Significant changes to evaluation and management (E/M) coding and documentation for hospital inpatient, hospital observation, emergency department, and other services will go into effect in January. Like office/outpatient E/M visit coding, a medically appropriate history and/or examination will be required, but the history and physical exam will no longer be used to select the visit level. The level of visit selected for hospital inpatient and observation services will be based on MDM or total time personally spent by the billing practitioner performing the service. For emergency department services, MDM will be the only determinant to select the visit level.
MDM includes establishing diagnoses, assessing the status of a condition, and/or selecting a management option. Four levels of MDM will be recognized and determined by three elements: the number and complexity of problem(s) that are addressed during the encounter, the amount and/or complexity of data to be reviewed and analyzed, and the risk of complications and/or morbidity or mortality of patient management. Time will include many patient-facing and non-patient-facing activities performed by the billing practitioner(s) on the day of the service and not separately payable. For a complete list of time-based qualifying activities and determinants of MDM, see CPT® Evaluation and Management (E/M) Code and Guideline Changes.
Nursing Facility Billing
Upon entering a nursing facility, patients are required to undergo an initial comprehensive visit, which must be conducted by a physician. Often, patients need medical care before they can be seen by the physician for the initial comprehensive visit. When this occurs, there can be confusion as to whether and how to bill for a medical service that occurs before the initial comprehensive visit.
The final rule clarifies that PAs may bill an appropriate initial nursing facility or subsequent nursing facility care code, even if the services are provided before the initial comprehensive assessment is performed. This policy clarification will allow medically necessary care to be provided when needed without confusion about whether a visit is billable prior to the initial comprehensive visit.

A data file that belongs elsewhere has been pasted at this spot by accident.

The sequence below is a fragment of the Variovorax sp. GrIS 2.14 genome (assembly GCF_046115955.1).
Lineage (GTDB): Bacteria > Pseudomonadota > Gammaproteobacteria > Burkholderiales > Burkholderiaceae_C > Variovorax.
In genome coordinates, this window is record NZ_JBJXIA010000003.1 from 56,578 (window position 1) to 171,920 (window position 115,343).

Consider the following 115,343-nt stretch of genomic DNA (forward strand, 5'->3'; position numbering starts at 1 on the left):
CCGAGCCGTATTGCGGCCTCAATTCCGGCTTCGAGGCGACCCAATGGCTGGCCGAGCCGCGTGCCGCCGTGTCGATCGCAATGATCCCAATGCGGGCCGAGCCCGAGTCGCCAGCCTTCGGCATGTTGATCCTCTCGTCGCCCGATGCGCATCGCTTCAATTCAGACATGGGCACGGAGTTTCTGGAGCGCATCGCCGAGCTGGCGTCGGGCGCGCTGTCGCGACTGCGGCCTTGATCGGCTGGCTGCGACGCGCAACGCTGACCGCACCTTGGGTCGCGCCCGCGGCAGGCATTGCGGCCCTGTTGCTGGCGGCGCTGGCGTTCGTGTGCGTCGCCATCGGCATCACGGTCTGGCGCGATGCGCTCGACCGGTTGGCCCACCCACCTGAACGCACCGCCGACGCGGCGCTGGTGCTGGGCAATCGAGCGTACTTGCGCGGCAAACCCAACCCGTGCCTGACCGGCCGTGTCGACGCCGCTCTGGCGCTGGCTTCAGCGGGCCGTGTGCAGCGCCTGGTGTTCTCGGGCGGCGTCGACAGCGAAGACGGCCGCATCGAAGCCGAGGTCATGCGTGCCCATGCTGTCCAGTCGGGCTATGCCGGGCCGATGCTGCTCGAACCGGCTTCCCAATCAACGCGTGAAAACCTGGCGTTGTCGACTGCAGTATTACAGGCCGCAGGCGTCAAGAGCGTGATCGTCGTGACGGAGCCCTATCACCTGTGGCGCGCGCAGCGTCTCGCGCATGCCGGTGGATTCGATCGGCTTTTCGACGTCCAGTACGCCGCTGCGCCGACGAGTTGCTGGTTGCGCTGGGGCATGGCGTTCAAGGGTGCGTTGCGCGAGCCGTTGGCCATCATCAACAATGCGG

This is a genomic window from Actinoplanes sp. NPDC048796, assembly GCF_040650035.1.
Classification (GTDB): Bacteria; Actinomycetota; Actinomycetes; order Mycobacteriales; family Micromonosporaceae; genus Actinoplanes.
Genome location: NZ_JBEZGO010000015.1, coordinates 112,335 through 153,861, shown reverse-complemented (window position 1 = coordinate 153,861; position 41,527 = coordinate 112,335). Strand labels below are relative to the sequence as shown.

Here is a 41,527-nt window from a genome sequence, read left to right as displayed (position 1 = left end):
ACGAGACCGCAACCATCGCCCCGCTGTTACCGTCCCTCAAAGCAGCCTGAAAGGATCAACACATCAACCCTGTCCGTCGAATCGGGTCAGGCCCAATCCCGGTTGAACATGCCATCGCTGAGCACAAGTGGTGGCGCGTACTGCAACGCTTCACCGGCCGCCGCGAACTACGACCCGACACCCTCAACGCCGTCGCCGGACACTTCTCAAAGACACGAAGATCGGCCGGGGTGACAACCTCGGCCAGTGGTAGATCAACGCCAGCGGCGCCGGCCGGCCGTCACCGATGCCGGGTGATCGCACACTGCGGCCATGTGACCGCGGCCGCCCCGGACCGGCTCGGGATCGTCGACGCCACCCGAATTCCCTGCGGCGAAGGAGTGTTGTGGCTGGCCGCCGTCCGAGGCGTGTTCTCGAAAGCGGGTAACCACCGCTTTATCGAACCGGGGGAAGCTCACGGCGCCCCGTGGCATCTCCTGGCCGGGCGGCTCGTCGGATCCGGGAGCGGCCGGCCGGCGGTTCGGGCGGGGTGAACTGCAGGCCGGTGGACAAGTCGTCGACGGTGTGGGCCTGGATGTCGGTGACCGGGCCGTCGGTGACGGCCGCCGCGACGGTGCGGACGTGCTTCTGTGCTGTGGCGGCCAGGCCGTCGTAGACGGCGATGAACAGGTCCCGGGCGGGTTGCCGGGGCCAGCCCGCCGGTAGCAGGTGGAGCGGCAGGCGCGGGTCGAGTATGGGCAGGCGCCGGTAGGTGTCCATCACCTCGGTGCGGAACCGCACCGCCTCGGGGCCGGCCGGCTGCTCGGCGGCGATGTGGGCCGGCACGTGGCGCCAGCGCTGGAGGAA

Accountable Care Organizations (ACOs) and networks of health professionals under the Medicare Shared Savings Program (MSSP) seek to improve quality and reduce costs by enhanced coordination of care and cooperation among health professionals. The final PFS rule implements several significant changes to the MSSP to encourage greater participation in ACOs. Some of the changes proposed include providing advanced payments to certain new or low-revenue ACOs that could help address social needs, giving smaller ACOs more time to transition to contractual arrangements with the potential for financial risk and creating a health equity adjustment for the performance category to reduce penalty to ACOs caring for an underserved population. There were also programmatic policy changes made to help reduce the administrative burdens of ACOs.
Medicare Conversion Factor Cuts
The 2023 conversion factor is scheduled to be reduced by 4.47%, from $34.61 to $33.06 for 2023. This payment reduction is primarily due to the expiration of the 3% payment increase provided by Congress in 2022 and budget neutrality adjustments to E/M Current Procedural Terminology (CPT) codes, as required by law. AAPA is working in coordination with physician medical societies and other health professional groups advocating for Congress to intervene and eliminate the projected payment cuts.
For additional information contact AAPA’s Reimbursement Team at [email protected].